Another one that gets people is the pre-approval incentive. Just because the offer says you’re “pre-approved” for the low interest rate doesn’t mean you’ll get it. Even though an offer may advertise that you’re “pre-approved,” if you read the terms you’ll find that your interest rate will depend on your credit, so you may not get the low interest rate that initially caught your eye. Ignoring the fine print means you’re ignoring all of these important details…READ THE FINE PRINT.
How Much Will a Credit Card Cost?
There are a few costs and fees that credit cards might come with:
- Annual Fee
- Purchase APR
- Balance Transfer APR / Fee
- Cash Advance APR / Fee
- Penalty APR
- Late Payment Fee
- Returned Payment Fee
- Over-the-Limit Fee
You’ll find an annual fee on many higher-end cards, which come with better rewards, discounts, and travel benefits like airport lounge access or complimentary amenities. There are also many very rewarding and useful credit cards that don’t have annual fees.
This is the interest rate you’ll pay for purchases you make with the card. Check your card terms for your purchase APR, which is also called the Regular APR. Your purchases will appear on your monthly statement.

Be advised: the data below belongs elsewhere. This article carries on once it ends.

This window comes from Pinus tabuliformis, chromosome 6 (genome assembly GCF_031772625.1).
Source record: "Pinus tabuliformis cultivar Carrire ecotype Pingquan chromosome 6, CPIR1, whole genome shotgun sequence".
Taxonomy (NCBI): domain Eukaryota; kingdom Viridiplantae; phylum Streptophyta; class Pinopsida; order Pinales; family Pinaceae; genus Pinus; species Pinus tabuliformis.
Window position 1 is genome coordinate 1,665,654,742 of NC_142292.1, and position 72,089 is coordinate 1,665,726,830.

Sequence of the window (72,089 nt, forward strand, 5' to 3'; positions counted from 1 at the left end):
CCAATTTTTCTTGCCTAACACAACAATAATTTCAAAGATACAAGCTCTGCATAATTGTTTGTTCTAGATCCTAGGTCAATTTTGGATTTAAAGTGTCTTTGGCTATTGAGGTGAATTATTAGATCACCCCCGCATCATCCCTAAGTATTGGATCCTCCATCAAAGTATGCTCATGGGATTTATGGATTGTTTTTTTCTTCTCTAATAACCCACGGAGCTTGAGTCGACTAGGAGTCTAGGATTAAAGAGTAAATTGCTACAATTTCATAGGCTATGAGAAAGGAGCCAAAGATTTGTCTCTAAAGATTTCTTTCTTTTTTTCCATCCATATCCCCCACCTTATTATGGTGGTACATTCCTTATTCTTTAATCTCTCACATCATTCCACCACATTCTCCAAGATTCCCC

The interest for those purchases will usually start to accrue after the due date on that statement, and you’ll find those interest charges on the following month’s statement (the time period between the statement closing date and the due date is known as the grace period). You can avoid paying any interest if you always pay off your account balance in full by the due date.
Balance Transfer APR / Fee
This is the interest rate and fee you’ll pay for balance transfers to a new credit card account. Read the card terms carefully, because there is usually a limit to how long you have to make the transfer. You’ll also usually pay a fee for balance transfers, somewhere around 3% to 5% of the balance.
Cash Advance APR / Fee
The interest rate you’ll pay if you want to take out a cash advance using a credit card, usually much higher than the regular purchase APR. Check your card terms for your cash advance credit limit, which is different than your regular purchase credit limit.
Cash advances are generally not recommended because you’ll start accruing interest instantly, instead of waiting until after the due date like purchases. There is also usually a fee for cash advances, of around 5% of the advance.
Many credit cards also have this punitive interest rate for purchases, which the card issuer could apply to your account if you make a late payment, returned payment, or go over the credit limit. The penalty interest rate is usually 29.99%; check your card terms to see if this could potentially apply to you.